How To Do: Ad Testing With Biometrics

It’s no secret the world of advertising has undergone significant changes in the past decade. New platforms and formats coupled with changes in consumer behavior create exciting opportunities in the advertising landscape. But, they also bring challenges for ensuring messages stand out and reach the right audience at the right time.

The stakes are high when advertising fails – in addition to the wasted cost of developing and placing creative, brand perceptions are more vulnerable than ever in the digital age of instant, broad-reaching consumer feedback, and media coverage.

So how can companies gain more confidence in their advertising and see better results? The answer is simple: testing. More specifically, biosensor-based testing.

The Value of Ad Testing with Biometrics

Kantar/Millward Brown sums up the importance and benefit of testing well…“Great media placement can never make good on poor creative—money spent on media is wasted if the ad fails to deliver a memorable impression that will influence purchase behavior. Millward Brown’s analysis finds that consistent pre-testing improves a brand’s ad effectiveness by at least 20 percent compared to brands that do not test.

headlines in neuromarketing

Check out: How biosensors are used in Product development

Utilizing biometric methods for pre-testing compounds this value by delivering new layers of insight beyond traditional measures. Methods like eye tracking, facial expressions, and galvanic skin response (GSR) provide a real-time lens into subconscious consumer reactions that help ensure creative captures attention, and is highly relevant, thus, more effective.

Which is why leading brands are regularly publishing results demonstrating how biometric testing is helping improve their ad effectiveness, like Toyota’s Ogilvy Award-winning Jan at the Front Desk campaign.

So, what are some things you should be thinking about when conducting biometric ad research? We’ve broken it down for you…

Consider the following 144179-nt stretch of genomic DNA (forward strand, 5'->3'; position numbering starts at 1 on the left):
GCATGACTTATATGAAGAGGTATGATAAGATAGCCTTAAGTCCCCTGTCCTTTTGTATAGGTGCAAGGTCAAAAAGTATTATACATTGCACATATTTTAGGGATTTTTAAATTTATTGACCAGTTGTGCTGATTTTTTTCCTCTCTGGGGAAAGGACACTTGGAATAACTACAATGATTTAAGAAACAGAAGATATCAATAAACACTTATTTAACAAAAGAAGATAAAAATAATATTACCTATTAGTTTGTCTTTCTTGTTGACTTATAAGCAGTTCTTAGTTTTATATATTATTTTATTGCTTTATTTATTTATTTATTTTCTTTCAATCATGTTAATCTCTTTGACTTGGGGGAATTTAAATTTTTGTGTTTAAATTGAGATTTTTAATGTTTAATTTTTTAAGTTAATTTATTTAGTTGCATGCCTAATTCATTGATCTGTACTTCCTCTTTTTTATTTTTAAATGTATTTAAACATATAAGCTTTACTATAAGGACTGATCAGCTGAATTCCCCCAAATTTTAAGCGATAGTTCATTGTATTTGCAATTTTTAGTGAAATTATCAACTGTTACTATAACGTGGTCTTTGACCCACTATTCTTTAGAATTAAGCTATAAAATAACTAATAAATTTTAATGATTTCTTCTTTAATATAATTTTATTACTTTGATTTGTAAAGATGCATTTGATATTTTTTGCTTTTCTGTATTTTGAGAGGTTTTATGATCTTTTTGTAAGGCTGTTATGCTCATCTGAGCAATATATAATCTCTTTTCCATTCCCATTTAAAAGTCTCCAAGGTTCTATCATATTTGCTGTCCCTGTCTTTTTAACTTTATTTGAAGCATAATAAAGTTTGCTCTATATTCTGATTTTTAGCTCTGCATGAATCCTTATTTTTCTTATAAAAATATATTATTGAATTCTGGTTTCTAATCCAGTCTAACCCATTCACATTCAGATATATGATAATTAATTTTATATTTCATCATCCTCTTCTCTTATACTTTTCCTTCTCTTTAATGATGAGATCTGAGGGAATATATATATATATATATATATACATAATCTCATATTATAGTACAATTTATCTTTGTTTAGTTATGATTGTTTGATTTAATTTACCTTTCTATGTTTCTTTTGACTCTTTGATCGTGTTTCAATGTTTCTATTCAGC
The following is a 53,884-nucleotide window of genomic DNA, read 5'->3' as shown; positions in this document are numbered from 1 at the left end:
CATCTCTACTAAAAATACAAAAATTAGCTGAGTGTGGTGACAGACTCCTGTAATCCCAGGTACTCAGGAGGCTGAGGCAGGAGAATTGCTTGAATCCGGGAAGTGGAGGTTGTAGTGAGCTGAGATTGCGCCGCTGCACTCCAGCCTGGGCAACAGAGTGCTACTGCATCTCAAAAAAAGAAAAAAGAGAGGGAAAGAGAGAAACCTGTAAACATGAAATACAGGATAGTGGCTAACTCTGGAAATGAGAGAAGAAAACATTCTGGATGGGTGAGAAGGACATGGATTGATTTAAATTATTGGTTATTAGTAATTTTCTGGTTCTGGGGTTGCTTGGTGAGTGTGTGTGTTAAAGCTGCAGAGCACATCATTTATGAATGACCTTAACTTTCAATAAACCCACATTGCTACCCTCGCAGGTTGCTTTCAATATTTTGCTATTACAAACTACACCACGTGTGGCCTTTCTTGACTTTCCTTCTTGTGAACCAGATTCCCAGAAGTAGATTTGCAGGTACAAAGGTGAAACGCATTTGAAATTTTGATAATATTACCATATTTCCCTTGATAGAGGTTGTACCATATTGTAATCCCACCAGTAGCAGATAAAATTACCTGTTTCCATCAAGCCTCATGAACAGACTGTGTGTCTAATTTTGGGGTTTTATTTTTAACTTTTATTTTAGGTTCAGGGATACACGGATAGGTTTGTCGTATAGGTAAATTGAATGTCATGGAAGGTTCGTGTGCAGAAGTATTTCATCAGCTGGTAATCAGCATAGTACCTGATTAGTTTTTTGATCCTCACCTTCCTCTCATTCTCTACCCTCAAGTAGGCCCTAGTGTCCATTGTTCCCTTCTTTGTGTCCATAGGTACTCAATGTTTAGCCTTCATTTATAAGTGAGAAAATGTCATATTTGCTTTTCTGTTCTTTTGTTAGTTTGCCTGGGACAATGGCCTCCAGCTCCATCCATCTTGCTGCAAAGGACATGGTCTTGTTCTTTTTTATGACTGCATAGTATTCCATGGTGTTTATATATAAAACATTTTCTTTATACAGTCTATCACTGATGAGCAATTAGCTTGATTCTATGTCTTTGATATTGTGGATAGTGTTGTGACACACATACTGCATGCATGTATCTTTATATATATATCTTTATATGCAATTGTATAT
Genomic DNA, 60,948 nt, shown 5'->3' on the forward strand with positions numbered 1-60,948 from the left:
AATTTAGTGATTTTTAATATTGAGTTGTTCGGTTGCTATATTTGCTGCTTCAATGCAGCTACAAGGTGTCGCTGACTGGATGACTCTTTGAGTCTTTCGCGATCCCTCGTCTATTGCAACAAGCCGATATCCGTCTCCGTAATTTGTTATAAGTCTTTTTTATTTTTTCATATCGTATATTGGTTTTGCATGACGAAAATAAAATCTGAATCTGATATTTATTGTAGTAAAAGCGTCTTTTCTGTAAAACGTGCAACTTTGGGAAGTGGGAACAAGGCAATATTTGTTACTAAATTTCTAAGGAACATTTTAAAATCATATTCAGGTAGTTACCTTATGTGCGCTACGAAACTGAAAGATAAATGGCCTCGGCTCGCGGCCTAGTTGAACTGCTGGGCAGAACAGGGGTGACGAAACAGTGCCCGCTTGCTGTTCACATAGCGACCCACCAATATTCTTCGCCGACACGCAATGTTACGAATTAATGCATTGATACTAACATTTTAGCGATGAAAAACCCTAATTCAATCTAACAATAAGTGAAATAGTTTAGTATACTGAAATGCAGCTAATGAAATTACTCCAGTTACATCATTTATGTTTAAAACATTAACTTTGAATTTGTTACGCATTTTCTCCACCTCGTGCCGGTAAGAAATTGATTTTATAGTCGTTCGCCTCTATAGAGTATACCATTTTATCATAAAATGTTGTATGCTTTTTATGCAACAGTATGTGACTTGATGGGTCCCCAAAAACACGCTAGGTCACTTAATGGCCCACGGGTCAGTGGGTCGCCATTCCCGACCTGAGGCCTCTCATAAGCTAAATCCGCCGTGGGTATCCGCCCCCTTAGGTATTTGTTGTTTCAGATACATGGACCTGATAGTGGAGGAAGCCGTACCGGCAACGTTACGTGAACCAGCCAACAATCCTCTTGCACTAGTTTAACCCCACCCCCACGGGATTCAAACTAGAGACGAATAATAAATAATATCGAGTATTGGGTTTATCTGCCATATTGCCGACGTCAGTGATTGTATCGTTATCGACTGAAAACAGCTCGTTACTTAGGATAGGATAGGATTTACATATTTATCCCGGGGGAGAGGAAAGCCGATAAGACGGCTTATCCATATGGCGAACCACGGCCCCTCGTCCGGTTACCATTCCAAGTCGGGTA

Methods like eye tracking, facial expressions, and galvanic skin response (GSR) provide a real-time lens into subconscious consumer reactions that help ensure creative captures attention and drives engagement. Testing with biosensors has proven to be an accurate predictor of success of ads.

Step 1: Define your research objectives

The first step is to determine what success means by clearly defining the objectives of the advertising and the research itself.

For example, are you trying to bolster brand affinity, increase awareness of a product or service, etc? Are you evaluating multiple concepts to choose a winner, do you need diagnostic insights to optimize a specific spot or identify best practices? Do you want to create a database for future ad comparisons? Thinking through these questions upfront helps ensure the best possible study design and data analysis plan.

Keep in mind the value of biometric research tends to increase the earlier you are in the creative development process. Prior to big production spends and launch costs, you have more flexibility to select and optimize early-stage concepts and messaging.

Step 2: Testing your ads

It’s also important to consider context and control stimuli when testing ads to capture the most natural experience and best results. Specifically, think about the devices and masking content you’ll use.

For example, when testing TV ads, you may want to embed them in naturally occurring ad pods within programming content or in a media clutter reel. In this case, the mix of ads can be used for competitive comparisons and bench-marking. For digital ads, depending on format, you may want to test within a website or as pre-roll. Perhaps testing on a mobile phone or tablet is the best way to answer your research questions?

Considering context and control helps improve the validity of results and adds depth of insight to your research.

Check out: How to test Usability and UX 

Step 3: Pick your sensors to test emotional responses

To begin testing, you’ll need to decide which methods best address your previously established research objectives. The ideal setup includes a mixture of biometric sensors and surveys used in combination.

Eye tracking
Eye tracking is an essential measure for ad testing. It demonstrates how respondents visually consume creative and whether key elements get noticed or go missed.

Additionally, it allows you to synchronize and better analyze additional measures. For example, you can tie a spike in GSR or Joy from facial expressions to exactly where respondents are focused on screen at any given moment. Knowing how audiences feel and react is much more powerful when tied to a defined element of an ad stimulus.